I spent a lot of my youth and early 20’s doing these things:
1. Messing with Yahoo Sitemaker to try to put squares together in something resembling a website.
2. Doing the same thing with Adobe Dreamweaver.
3. Reskinning WordPress themes while desperately looking at tutorials about how to change PHP functionality.
4. Trying to hand-code simple sites by rewriting stolen CSS and HTML until it looks kinda like what I made on Photoshop.
As you can see, I am an untrained layman who likes to make websites. But even people who don’t want to make websites themselves still need to understand some HTML or at least particular CMS functionality in order to make their Tumblr, Blogger, Cargo site or whatever work the way they want it to. You have to redirect your DNS settings, learn what FTP means, sit and load one image at a time on a gallery, etc.
As much as I like that web design forces you to learn the deeper language behind websites, I’ve always thought it’s kind of like forcing everyone to cook from scratch, or to sew their own clothes. I envisioned a future where there would be a sublime shortcut that let people edit sites by just dialing in their preferences in a natural, simple WYSIWYG way.
Well I think it’s here, and I think it’s Squarespace.
At ZJ, we’ve been marveling over Squarespace’s home page for a couple months, using it as an example of how a clean, simple 1-pager can tell a full story about a product in short, elegant way. But this weekend I actually used Squarespace, and it was surreal. Here are just a couple reasons why:
1. You can tell every aspect of Squarespace is designed by designers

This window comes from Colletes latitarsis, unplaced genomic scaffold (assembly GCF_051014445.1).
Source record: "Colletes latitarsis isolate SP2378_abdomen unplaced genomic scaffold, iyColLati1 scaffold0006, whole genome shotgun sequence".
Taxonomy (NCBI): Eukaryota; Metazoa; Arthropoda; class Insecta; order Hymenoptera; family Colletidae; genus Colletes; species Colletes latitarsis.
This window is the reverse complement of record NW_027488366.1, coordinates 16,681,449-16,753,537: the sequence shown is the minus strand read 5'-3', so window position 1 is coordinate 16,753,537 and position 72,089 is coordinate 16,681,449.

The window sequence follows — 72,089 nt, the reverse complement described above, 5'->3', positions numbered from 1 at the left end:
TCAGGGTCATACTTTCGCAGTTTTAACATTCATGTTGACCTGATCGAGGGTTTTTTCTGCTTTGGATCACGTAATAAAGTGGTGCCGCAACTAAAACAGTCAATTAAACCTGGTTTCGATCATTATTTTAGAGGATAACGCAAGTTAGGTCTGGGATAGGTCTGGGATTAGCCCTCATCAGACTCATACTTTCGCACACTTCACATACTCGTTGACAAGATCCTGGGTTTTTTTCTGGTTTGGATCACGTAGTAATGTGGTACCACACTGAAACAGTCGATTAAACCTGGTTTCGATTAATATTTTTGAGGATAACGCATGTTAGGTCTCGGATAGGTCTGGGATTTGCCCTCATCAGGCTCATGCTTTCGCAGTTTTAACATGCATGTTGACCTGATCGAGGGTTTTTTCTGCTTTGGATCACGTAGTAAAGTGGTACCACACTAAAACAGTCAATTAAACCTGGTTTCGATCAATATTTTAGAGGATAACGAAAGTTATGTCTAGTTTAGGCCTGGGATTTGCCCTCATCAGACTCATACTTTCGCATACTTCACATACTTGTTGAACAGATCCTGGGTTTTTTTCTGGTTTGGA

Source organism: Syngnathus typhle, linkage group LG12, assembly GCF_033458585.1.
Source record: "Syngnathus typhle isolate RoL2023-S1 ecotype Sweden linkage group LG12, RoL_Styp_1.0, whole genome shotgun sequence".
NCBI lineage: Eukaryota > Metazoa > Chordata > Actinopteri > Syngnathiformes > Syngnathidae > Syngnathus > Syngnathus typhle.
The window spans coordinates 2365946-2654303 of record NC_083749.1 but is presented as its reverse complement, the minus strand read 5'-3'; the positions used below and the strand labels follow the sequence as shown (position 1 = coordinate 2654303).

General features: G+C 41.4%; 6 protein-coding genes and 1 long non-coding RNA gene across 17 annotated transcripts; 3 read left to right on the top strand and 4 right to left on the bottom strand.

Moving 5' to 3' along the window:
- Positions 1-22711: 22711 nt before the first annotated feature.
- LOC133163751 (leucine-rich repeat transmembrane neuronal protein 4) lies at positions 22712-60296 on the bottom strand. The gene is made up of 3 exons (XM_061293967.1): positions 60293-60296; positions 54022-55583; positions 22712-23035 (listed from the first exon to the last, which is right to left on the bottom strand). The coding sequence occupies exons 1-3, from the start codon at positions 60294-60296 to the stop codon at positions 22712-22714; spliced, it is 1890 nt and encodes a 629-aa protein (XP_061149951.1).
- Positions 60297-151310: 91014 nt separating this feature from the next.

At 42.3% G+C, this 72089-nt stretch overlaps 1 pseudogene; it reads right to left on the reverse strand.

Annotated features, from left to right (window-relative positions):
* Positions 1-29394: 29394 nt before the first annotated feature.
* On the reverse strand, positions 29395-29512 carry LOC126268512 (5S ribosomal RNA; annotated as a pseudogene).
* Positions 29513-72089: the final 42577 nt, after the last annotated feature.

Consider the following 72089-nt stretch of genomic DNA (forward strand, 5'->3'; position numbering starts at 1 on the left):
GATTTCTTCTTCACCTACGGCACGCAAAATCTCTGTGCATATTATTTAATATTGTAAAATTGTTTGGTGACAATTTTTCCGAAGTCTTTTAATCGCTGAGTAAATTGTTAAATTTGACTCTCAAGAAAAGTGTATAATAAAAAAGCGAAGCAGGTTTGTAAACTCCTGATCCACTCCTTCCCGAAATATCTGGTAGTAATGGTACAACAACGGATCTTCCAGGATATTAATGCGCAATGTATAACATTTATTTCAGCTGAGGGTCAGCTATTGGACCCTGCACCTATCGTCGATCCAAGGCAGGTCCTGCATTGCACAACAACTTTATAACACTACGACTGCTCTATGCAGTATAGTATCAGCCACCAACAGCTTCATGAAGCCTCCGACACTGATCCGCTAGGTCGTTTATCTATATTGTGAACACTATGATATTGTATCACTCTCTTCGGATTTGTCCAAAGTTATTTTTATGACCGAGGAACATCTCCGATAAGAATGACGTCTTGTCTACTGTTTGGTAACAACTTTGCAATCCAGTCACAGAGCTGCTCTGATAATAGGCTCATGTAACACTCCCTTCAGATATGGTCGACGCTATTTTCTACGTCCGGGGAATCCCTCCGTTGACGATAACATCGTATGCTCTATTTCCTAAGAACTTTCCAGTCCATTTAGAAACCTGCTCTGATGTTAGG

The Squarespace CMS is simple, sleek and beautiful. Typing in URLs in a box just kind of feels good because all the entry boxes are so well-designed. The millions of features you have to tinker with on a CMS like WordPress are gone, in place of just a couple modes you can be in, like Manage mode and Edit mode.
2. Editing the CSS of a Squarespace does not need to involve knowledge of CSS
To edit a look you go to the page you want to edit, select Edit mode and click on what you want to change. It lets you select from a color wheel or a long list of fonts. It even has all Google fonts preloaded so you’re not stuck with regular web fonts but you don’t have to use Typekit (unless you want a font more legit than a Google font, which the layman doesn’t, necessarily). You can dial up the size or shrink it, and see it all change right in front of you. Much better than tweaking one element you hunt down in the CSS and nervously refreshing to see whether or not it looks like crap.
3. ‘Blocks’ make it easy to build a long, beautiful, multi-function page
Blocks on Squarespace are kind of like macros or widgets on other templates, and they let you add text, a gallery, a video, a form, even a map to a page. You just drag the blocks around until you get a layout you like, and the padding between boxes is already set to be foolproof, so you won’t end up with squished layouts.
And that’s just what I learned from playing with it for one day. Sure certain elements of Squarespace are hidden and it’s hard to find the CSS and manually change it at times, but they’re promising a developer toolkit soon that will make all of that much more accessible for hardcore designers and developers.
For anyone making a website or portfolio right now, I would say look into Squarespace before making a Cargo or WordPress site. If Squarespace builds more social following functionality into their platform, it will definitely squash all its competition, and I could see them being smart enough to figure that out.